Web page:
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Interrogating (Hi)stories

Establishing the Educational Relevance of Spiritual Development Through Critical Historiography


Audrey Lingley

In Interrogating (Hi)stories, Audrey Lingley uses a critical constructivist perspective to problematize the absence of the spiritual dimension of human growth from pedagogical models that emphasize responsiveness to developmental psychology. The book investigates this conspicuous absence through critical historiographical research; it is a critical interrogation of the tacit understandings that guide education in general and middle grades reform in particular. The author offers practical, classroom-based implications and culturally respectful language for educators who believe spirituality is a legitimate aspect of human growth and learning in a public school setting.
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“This brilliantly constructed historiographical study of the middle grades is as much an intellectual tour de force as a deeply committed moral and political call for action. Adolescents in the middle grades are in a critical period of transition between childhood and adulthood. Our dominant culture tends to ignore or deny matters of spirit within the context of adolescent development. It may ‘tolerate’ childhood spiritual sensibilities of awe and wonder, tenderness, wholeheartedness, reverie, and ‘unruly’ imagination that roams freely in the largeness of the world and cosmos; but not for long. The usual assumption seems to be that children have to be weaned off these ‘childish’ experiences as soon as possible so that they can take up the adult-sized responsibility of entering the industrial workforce. The result is the current culture of massive alienation, isolation, and anomie. The young folks become—and we collectively have become—existentially wounded at our core, and profoundly insecure. Audrey Lingley’s book is both a critical guide to understanding the neglect of spirit in the middle grades and a call for political action that centrally involves educational reform in North America in order to restore humanity. As Lingley puts it incisively, ‘oppressive political systems depend upon participants who are not aware of each other’s essential humanity. An education that explicitly addresses student (and teacher) spirituality is not as much an ethical issue, therefore, as it is a political one.’ Palms together to Lingley in gratitude and solidarity!”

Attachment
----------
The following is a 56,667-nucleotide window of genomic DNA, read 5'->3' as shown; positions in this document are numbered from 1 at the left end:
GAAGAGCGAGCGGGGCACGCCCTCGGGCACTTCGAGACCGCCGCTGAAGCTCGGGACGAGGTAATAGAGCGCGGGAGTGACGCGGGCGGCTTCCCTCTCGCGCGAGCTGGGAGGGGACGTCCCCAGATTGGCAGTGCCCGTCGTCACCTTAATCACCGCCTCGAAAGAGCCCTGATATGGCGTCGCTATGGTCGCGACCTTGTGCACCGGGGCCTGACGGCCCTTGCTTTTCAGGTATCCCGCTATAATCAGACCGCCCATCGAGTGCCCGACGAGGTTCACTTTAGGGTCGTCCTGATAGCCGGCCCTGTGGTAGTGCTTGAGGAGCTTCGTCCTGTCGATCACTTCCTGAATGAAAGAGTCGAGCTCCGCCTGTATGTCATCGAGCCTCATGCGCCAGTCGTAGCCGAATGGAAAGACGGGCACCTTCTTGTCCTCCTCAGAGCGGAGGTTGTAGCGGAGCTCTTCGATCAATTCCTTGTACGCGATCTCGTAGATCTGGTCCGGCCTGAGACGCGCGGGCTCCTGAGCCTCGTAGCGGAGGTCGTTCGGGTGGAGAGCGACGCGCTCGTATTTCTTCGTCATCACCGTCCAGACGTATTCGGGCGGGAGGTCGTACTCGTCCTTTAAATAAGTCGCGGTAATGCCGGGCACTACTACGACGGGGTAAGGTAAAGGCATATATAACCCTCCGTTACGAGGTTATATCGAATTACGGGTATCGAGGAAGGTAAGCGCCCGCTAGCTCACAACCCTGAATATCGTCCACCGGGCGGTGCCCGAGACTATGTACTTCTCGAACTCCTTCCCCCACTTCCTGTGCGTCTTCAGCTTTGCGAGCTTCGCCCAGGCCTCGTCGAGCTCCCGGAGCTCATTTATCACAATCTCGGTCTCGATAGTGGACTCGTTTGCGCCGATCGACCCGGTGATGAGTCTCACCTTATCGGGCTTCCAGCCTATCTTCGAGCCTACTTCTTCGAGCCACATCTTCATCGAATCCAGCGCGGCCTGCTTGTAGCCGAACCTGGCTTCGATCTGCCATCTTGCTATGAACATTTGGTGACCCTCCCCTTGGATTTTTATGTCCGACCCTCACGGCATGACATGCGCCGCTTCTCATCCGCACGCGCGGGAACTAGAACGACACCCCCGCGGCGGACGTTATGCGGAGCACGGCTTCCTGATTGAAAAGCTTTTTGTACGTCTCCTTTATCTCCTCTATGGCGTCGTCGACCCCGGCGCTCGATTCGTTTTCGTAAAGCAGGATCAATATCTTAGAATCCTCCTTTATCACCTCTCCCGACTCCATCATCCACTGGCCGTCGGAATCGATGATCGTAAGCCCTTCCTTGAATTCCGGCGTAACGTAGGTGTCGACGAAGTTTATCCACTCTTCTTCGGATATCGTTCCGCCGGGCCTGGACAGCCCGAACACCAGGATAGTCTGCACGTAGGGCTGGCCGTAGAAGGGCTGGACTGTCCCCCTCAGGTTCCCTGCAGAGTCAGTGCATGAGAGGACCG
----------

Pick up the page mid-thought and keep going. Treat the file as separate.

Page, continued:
—Heesoon Bai, Professor, Philosophy...

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